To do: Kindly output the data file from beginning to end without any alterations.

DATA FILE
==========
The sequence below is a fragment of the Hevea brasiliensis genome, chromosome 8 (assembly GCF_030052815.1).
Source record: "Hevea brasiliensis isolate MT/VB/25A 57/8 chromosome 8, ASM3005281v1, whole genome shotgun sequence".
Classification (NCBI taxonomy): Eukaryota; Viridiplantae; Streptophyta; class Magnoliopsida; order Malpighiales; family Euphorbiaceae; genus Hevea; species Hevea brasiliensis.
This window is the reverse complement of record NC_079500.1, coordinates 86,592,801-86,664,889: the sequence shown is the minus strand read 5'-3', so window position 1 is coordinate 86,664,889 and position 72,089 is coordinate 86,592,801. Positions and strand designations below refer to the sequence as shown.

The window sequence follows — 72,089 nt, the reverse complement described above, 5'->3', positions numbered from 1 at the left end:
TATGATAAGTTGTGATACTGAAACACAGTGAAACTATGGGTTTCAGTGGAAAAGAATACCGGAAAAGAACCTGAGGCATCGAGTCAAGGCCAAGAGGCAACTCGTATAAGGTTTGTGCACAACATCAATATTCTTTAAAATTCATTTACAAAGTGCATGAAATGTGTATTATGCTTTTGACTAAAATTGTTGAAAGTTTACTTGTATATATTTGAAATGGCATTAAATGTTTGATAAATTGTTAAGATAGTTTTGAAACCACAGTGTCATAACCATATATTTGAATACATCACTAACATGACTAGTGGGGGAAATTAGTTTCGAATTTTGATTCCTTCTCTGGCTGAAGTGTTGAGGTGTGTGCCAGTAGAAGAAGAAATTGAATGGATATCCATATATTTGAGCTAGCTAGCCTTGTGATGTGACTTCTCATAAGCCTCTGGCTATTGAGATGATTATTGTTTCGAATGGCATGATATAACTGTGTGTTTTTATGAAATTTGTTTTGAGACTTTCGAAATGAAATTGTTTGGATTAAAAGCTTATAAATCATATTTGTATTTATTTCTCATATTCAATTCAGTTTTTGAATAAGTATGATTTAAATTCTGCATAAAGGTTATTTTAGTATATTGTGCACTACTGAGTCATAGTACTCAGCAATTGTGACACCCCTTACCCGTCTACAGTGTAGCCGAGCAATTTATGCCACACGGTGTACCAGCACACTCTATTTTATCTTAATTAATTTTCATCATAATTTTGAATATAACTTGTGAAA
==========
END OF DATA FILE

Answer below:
The sequence below is a fragment of the Hevea brasiliensis genome, chromosome 8 (assembly GCF_030052815.1).
Source record: "Hevea brasiliensis isolate MT/VB/25A 57/8 chromosome 8, ASM3005281v1, whole genome shotgun sequence".
Classification (NCBI taxonomy): Eukaryota; Viridiplantae; Streptophyta; class Magnoliopsida; order Malpighiales; family Euphorbiaceae; genus Hevea; species Hevea brasiliensis.
This window is the reverse complement of record NC_079500.1, coordinates 86,592,801-86,664,889: the sequence shown is the minus strand read 5'-3', so window position 1 is coordinate 86,664,889 and position 72,089 is coordinate 86,592,801. Positions and strand designations below refer to the sequence as shown.

The window sequence follows — 72,089 nt, the reverse complement described above, 5'->3', positions numbered from 1 at the left end:
TATGATAAGTTGTGATACTGAAACACAGTGAAACTATGGGTTTCAGTGGAAAAGAATACCGGAAAAGAACCTGAGGCATCGAGTCAAGGCCAAGAGGCAACTCGTATAAGGTTTGTGCACAACATCAATATTCTTTAAAATTCATTTACAAAGTGCATGAAATGTGTATTATGCTTTTGACTAAAATTGTTGAAAGTTTACTTGTATATATTTGAAATGGCATTAAATGTTTGATAAATTGTTAAGATAGTTTTGAAACCACAGTGTCATAACCATATATTTGAATACATCACTAACATGACTAGTGGGGGAAATTAGTTTCGAATTTTGATTCCTTCTCTGGCTGAAGTGTTGAGGTGTGTGCCAGTAGAAGAAGAAATTGAATGGATATCCATATATTTGAGCTAGCTAGCCTTGTGATGTGACTTCTCATAAGCCTCTGGCTATTGAGATGATTATTGTTTCGAATGGCATGATATAACTGTGTGTTTTTATGAAATTTGTTTTGAGACTTTCGAAATGAAATTGTTTGGATTAAAAGCTTATAAATCATATTTGTATTTATTTCTCATATTCAATTCAGTTTTTGAATAAGTATGATTTAAATTCTGCATAAAGGTTATTTTAGTATATTGTGCACTACTGAGTCATAGTACTCAGCAATTGTGACACCCCTTACCCGTCTACAGTGTAGCCGAGCAATTTATGCCACACGGTGTACCAGCACACTCTATTTTATCTTAATTAATTTTCATCATAATTTTGAATATAACTTGTGAAA